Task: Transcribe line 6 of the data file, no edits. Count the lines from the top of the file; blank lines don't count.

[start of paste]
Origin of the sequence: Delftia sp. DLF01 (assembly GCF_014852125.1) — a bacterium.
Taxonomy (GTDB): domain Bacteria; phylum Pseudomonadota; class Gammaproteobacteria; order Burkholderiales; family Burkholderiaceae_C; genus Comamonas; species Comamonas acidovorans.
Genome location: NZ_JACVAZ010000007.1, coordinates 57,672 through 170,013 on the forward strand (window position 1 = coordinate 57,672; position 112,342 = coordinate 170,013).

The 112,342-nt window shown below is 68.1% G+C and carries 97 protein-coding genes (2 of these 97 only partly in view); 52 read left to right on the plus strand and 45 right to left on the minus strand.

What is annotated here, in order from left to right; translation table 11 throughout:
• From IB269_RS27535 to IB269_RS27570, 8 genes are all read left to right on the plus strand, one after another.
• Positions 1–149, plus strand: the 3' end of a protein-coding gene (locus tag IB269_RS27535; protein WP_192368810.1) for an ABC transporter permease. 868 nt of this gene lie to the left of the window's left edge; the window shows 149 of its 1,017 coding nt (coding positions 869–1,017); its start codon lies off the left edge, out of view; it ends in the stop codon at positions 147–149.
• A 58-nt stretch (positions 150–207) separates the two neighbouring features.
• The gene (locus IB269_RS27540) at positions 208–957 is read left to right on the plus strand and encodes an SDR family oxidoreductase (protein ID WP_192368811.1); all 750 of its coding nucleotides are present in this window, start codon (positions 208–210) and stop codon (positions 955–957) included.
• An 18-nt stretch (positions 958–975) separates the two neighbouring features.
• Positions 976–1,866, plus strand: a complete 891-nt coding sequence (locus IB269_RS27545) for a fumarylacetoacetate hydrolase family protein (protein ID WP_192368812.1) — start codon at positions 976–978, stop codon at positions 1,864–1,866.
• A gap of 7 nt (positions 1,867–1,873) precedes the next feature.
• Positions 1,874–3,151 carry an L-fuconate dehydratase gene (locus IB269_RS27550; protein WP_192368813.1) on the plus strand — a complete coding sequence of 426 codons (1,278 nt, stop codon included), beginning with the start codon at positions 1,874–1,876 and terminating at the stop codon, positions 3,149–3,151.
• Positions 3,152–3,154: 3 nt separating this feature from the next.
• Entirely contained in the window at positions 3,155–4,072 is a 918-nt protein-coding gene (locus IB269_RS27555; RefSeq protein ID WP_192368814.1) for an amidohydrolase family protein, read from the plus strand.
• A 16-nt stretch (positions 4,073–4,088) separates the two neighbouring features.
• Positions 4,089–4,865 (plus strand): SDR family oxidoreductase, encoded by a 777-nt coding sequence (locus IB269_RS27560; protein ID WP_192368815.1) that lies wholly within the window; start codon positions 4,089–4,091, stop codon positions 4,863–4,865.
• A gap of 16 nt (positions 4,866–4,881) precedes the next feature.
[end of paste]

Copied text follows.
• From IB269_RS27535 to IB269_RS27570, 8 genes are all read left to right on the plus strand, one after another.